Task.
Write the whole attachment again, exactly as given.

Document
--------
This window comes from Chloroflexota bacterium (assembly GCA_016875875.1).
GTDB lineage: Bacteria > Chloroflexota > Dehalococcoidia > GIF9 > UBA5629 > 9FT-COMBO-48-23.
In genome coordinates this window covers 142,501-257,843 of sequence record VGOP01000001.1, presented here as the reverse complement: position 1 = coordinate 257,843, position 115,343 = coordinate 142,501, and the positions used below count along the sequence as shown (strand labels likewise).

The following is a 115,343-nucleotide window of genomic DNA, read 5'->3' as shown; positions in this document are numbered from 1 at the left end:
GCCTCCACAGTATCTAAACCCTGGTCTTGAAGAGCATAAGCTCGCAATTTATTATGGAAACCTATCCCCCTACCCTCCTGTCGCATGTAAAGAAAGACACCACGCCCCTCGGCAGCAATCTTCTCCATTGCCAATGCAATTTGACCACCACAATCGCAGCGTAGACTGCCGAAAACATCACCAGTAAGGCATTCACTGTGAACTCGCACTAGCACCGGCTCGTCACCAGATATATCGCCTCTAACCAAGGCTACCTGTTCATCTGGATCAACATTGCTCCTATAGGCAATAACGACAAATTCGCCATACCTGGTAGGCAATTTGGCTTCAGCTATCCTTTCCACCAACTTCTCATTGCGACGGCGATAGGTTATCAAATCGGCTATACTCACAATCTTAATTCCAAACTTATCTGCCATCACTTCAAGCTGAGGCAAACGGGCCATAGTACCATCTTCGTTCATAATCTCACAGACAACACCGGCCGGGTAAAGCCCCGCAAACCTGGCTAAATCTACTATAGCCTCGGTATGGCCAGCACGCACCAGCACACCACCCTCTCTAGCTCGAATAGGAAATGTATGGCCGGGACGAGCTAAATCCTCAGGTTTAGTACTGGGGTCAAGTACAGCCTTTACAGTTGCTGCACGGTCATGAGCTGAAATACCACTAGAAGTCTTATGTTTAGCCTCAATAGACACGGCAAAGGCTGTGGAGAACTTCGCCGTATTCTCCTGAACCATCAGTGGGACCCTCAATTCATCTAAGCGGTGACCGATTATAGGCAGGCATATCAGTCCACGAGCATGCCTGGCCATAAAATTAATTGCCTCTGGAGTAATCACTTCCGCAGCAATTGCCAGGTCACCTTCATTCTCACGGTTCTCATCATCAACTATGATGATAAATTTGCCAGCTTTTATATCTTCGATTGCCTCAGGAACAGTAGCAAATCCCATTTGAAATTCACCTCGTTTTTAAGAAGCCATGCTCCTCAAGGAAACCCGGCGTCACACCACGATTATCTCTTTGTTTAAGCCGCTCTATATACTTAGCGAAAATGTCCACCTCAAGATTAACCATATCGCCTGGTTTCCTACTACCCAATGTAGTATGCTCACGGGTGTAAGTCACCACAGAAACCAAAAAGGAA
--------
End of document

This window comes from Chloroflexota bacterium (assembly GCA_016875875.1).
GTDB lineage: Bacteria > Chloroflexota > Dehalococcoidia > GIF9 > UBA5629 > 9FT-COMBO-48-23.
In genome coordinates this window covers 142,501-257,843 of sequence record VGOP01000001.1, presented here as the reverse complement: position 1 = coordinate 257,843, position 115,343 = coordinate 142,501, and the positions used below count along the sequence as shown (strand labels likewise).

The following is a 115,343-nucleotide window of genomic DNA, read 5'->3' as shown; positions in this document are numbered from 1 at the left end:
GCCTCCACAGTATCTAAACCCTGGTCTTGAAGAGCATAAGCTCGCAATTTATTATGGAAACCTATCCCCCTACCCTCCTGTCGCATGTAAAGAAAGACACCACGCCCCTCGGCAGCAATCTTCTCCATTGCCAATGCAATTTGACCACCACAATCGCAGCGTAGACTGCCGAAAACATCACCAGTAAGGCATTCACTGTGAACTCGCACTAGCACCGGCTCGTCACCAGATATATCGCCTCTAACCAAGGCTACCTGTTCATCTGGATCAACATTGCTCCTATAGGCAATAACGACAAATTCGCCATACCTGGTAGGCAATTTGGCTTCAGCTATCCTTTCCACCAACTTCTCATTGCGACGGCGATAGGTTATCAAATCGGCTATACTCACAATCTTAATTCCAAACTTATCTGCCATCACTTCAAGCTGAGGCAAACGGGCCATAGTACCATCTTCGTTCATAATCTCACAGACAACACCGGCCGGGTAAAGCCCCGCAAACCTGGCTAAATCTACTATAGCCTCGGTATGGCCAGCACGCACCAGCACACCACCCTCTCTAGCTCGAATAGGAAATGTATGGCCGGGACGAGCTAAATCCTCAGGTTTAGTACTGGGGTCAAGTACAGCCTTTACAGTTGCTGCACGGTCATGAGCTGAAATACCACTAGAAGTCTTATGTTTAGCCTCAATAGACACGGCAAAGGCTGTGGAGAACTTCGCCGTATTCTCCTGAACCATCAGTGGGACCCTCAATTCATCTAAGCGGTGACCGATTATAGGCAGGCATATCAGTCCACGAGCATGCCTGGCCATAAAATTAATTGCCTCTGGAGTAATCACTTCCGCAGCAATTGCCAGGTCACCTTCATTCTCACGGTTCTCATCATCAACTATGATGATAAATTTGCCAGCTTTTATATCTTCGATTGCCTCAGGAACAGTAGCAAATCCCATTTGAAATTCACCTCGTTTTTAAGAAGCCATGCTCCTCAAGGAAACCCGGCGTCACACCACGATTATCTCTTTGTTTAAGCCGCTCTATATACTTAGCGAAAATGTCCACCTCAAGATTAACCATATCGCCTGGTTTCCTACTACCCAATGTAGTATGCTCACGGGTGTAAGTCACCACAGAAACCAAAAAGGAA